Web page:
The robustness of the results of the meta-analysis was evaluated by sensitivity analysis. Although the direction of effect size for VH (the primary outcome) did not change between a random effects model (a priori model of choice in this study) and fixed effects model, the magnitude of the effect and its confidence interval were considerable greater in the random effects model than in the fixed effects model. A greater confidence interval for the random effects model could be explained by the random effects models two sources of variance (within study variance and between study variance), while the fixed effects model has only one source of variance (within study variance)54. For the effect of an individual study, this study indicated that individual studies did not significantly affect meta-analytic results for VH because when sequential meta-analysis was performed with one study removed, the SMD of VH did not significantly change. In addition, this study indicated that the impact of VH was robust when pooling outcomes across intestinal segments compared with outcomes from separated segments.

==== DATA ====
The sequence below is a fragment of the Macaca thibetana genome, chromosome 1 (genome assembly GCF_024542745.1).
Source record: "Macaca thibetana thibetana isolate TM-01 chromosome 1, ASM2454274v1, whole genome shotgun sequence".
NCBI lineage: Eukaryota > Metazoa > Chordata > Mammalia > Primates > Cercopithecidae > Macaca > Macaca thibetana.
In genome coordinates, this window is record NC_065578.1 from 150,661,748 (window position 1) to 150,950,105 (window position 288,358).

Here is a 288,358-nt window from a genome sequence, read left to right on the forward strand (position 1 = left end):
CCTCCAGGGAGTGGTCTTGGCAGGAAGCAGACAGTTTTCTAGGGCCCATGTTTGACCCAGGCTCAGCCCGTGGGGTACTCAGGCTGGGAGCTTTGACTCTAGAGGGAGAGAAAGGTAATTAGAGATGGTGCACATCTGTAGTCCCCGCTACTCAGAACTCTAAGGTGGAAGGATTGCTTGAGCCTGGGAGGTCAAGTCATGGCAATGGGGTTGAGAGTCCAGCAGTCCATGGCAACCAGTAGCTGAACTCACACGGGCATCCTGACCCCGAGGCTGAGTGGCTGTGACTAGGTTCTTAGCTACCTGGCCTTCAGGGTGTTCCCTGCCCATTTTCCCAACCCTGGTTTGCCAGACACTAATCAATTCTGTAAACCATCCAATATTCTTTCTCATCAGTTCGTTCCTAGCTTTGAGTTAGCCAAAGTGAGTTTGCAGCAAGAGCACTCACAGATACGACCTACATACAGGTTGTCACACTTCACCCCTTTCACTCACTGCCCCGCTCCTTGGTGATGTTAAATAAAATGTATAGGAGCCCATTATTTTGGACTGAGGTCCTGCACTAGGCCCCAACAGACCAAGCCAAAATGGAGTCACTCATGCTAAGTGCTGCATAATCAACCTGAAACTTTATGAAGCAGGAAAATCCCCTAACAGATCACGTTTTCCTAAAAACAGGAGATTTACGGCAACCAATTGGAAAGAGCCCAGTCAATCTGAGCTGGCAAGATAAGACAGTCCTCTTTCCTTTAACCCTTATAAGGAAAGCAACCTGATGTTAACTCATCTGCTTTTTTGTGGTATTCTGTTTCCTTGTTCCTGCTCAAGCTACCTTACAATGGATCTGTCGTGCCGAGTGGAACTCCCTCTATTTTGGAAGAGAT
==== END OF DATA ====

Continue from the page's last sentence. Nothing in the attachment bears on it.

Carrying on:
In this systematic review and meta-analysis, the results of the risk of bias assessment from 25 included articles indicated lack of adequate reporting because a predominant unclear risk of bias was found. These results were consistent with those of other systematic reviews and meta-analyses from animal studies55,56. These can be explained by authors of animal trials who might not be aware of reporting bias domain or may not follow a specific guideline for reporting animal trials. Unlike animal trials, a guideline for reporting clinical trials in human "called CONSORT statement or Consolidated Standards of Reporting Trials statement" was developed in 199657, first revised in 200158 and revised again in 201059. This statement has helped to improve the reporting quality of human clinical trials over the past decade. As a result, at least two guidelines were developed in 2010 for use in reporting animal trials. These are the REFLECT statement (Reporting Guidelines for Randomized Controlled Trials in Livestock and Food Safety)60 and ARRIVE guideline61. However, these guidelines are still not widely used, resulting in inadequate reporting. In addition, publication bias was clearly observed for the VH outcome. Taken together, these limitations indicated inferior or incomplete evidence for data synthesis.
It is concluded that the supplementation of DFM for broiler chickens was associated with increased intestinal villus height. However, this conclusion was based on the presence of heterogeneity, unclear risk of bias and publication bias of available data.
The authors would like to thank the "Royal Scholarship under Her Royal Highness Princess Maha Chakri Sirindhorn Education Project" and the Faculty of Veterinary Medicine, Khon Kaen University, for financial support in this study.